Education and Manpower Bureau
Using Datalogger in the Teaching of Physics


Simple Harmonic Motion

Experiment Profile:

1. Background

Simple Harmonic Motion is a form of periodic motion in which a point of body oscillates along a line about a central point in such a way that it ranges an equal distance on either side of the central point and is always proportional to its distance from it. One way of visualising SHM is to imagine a point rotating around a circle of radius r at a constant angular velocity w. If the distance from the centre of the circle to the projection of this point on a vertical diametre is y at time t, this projection of the point will move about the centre of the circle with Simple Harmonic Motion. A graph of y against t will be a sine wave, whose equation is y = rsinwt.

We will use the mass-spring system to illustrate the concept of Simple Harmonic Motion in this experiment. During SHM, the mass moves upwards and downwards, changing the length of the spring. Three forms of energy are involved in this motion - gravitational potential, translation kinetic and elastic potential. In this lab, you will examine the relationships between these three quantities throughout a single cycle of motion and test the conservation of mechanical energy.

2. Objective

To study the characteristics of Simple Harmonic Motion.
To investigate the motion of a mass-spring system.
To test the conservation of mechanical energy in Simple Harmonic Motion.

3. Equipment List

Datalogger interface connected to PC
Motion sensor
Masses and mass hanger
Base and support rod with clamp

  Collision and Conservation of Momentum
  Simple Harmonic Motion
  Acceleration due to Gravity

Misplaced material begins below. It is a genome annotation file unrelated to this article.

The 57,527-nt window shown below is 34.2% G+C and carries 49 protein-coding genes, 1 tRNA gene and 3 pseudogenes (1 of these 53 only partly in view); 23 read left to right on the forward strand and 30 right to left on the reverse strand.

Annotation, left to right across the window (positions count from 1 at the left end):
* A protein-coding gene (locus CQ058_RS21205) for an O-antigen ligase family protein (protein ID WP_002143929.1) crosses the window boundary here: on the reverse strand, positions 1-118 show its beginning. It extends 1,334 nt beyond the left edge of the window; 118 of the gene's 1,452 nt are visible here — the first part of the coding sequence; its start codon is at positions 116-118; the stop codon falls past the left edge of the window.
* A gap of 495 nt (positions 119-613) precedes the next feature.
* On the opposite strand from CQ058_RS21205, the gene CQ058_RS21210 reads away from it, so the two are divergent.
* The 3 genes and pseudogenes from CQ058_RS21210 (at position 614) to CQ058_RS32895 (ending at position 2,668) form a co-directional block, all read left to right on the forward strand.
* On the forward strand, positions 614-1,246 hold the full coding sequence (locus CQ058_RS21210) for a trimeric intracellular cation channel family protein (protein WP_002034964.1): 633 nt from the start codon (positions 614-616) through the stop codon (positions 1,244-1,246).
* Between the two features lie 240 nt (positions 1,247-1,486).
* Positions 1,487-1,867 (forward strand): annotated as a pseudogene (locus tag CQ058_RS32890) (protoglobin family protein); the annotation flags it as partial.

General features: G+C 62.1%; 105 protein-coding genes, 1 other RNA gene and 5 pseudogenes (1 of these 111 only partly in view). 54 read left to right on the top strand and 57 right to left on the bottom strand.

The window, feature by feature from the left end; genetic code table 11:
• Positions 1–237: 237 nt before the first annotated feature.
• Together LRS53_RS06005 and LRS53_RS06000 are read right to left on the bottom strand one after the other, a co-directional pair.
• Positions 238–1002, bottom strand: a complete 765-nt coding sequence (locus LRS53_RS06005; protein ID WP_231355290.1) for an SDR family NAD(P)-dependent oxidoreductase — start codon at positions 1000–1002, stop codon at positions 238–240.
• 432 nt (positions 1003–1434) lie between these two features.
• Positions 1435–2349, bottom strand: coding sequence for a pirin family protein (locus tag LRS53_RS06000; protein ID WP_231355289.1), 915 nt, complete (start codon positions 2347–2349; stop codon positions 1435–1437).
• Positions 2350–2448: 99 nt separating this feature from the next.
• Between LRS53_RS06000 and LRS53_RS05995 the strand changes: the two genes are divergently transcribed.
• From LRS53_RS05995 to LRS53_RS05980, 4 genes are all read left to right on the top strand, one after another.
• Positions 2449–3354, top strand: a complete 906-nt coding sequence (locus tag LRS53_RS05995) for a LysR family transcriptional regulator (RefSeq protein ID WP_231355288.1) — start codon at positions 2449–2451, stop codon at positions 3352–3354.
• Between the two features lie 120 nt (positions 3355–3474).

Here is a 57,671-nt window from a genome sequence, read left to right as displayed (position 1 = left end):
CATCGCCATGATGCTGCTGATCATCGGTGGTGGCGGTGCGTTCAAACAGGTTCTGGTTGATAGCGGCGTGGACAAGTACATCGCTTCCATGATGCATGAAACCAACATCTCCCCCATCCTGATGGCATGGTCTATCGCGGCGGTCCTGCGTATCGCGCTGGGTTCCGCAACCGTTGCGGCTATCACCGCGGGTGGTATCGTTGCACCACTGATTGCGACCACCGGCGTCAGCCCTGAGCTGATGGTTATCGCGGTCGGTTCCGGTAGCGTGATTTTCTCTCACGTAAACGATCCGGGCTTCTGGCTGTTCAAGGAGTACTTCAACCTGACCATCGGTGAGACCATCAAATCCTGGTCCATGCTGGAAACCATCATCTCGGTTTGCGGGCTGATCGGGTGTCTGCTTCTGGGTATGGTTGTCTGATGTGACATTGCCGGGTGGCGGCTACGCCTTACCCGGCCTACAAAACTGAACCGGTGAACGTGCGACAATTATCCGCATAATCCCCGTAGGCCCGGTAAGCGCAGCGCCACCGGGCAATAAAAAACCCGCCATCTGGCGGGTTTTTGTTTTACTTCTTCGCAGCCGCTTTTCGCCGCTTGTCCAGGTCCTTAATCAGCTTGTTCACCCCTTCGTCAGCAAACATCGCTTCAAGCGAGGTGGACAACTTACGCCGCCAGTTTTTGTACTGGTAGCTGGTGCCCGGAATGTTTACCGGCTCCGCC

Pushing and Pulling a Dynamics Cart
  Acceleration of a Dynamic Cart


1. Connect the datalogger interface to a PC with the software installed.

2. Connect the motion sensor to the appropriate channel of the interface. See Figure 1.

3. Record the total mass.


Position the mass so it hangs 60-70 cm above the motion sensor when it is in equilibrium.

5. Launch the software needed for measuring position and velocity during your experiment.

6. Pull the mass down approximately 10 cm (if the spring will allow this much extension) and release it, setting it in to SHM.

7. When the motion is smooth and straight up and down, begin data collection.


Stop the data collection after two or three cycles have elapsed.

9. Save the data file collected for further analysis. Repeat the procedure using a new hanging mass or a new spring.


1. As the mass moves up and down, what energies are involved? How did the mass get the original amount of each kind of energy?

2. What relationship gives the amount of elastic energy in the spring?

3. How can you tell that this is a Simple Harmonic Motion?

4. Compare the amounts of each kind of energy (in a qualitative way) at the three extremes of motion - highest, middle and lowest point.

5. Construct a spreadsheet that contains the values of the following quantities:
* Constants: Mass, Spring Constant
* Variables: Position (height), Velocity, Time
* Calculated Values:
Gravitational Potential Energy (Ug)
Kinetic Energy (K)
Elastic Potential Energy (Ue)
Total Mechanical Energy (Et)

6. Record the position, velocity and time for at least 15 different positions during a single cycle of the motion.

7. Calculate Ug based on height above the lowest point of the motion.

8. Calculate Ue based on distance below the highest point of the motion.

9. Graph all four calculated values as functions of time.

10. What is your conclusion regarding the total mechanical energy during a cycle of motion?


If one considers that energy must be conserved, and therefore the total energy at each position must be the same, the lab can be re-configured to dynamically determine the spring constant k. What value of k would keep the total energy constant, and how does this agree/disagree with the value of k determined in a separate measurement?

Video Download:

We are particularly grateful to SKH Kei Hau Secondary School for their help in the production of this video.
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